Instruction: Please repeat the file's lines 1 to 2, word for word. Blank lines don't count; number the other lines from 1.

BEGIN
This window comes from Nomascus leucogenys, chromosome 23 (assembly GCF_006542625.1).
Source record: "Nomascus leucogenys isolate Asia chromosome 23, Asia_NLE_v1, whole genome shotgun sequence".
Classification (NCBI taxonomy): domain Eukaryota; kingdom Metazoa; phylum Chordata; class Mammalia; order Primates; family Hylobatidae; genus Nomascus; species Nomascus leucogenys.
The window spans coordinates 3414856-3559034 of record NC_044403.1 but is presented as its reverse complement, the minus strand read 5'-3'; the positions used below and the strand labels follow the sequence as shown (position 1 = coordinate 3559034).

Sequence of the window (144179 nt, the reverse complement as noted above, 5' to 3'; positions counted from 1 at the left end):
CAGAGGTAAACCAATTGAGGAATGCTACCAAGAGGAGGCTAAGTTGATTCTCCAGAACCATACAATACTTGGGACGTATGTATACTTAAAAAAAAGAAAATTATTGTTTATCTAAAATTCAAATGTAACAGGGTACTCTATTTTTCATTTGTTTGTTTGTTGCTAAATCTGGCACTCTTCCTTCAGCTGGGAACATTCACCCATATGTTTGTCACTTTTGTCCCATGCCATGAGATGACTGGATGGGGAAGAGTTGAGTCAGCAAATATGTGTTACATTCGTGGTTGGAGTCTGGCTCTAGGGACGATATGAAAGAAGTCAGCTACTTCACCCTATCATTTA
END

This window comes from Nomascus leucogenys, chromosome 23 (assembly GCF_006542625.1).
Source record: "Nomascus leucogenys isolate Asia chromosome 23, Asia_NLE_v1, whole genome shotgun sequence".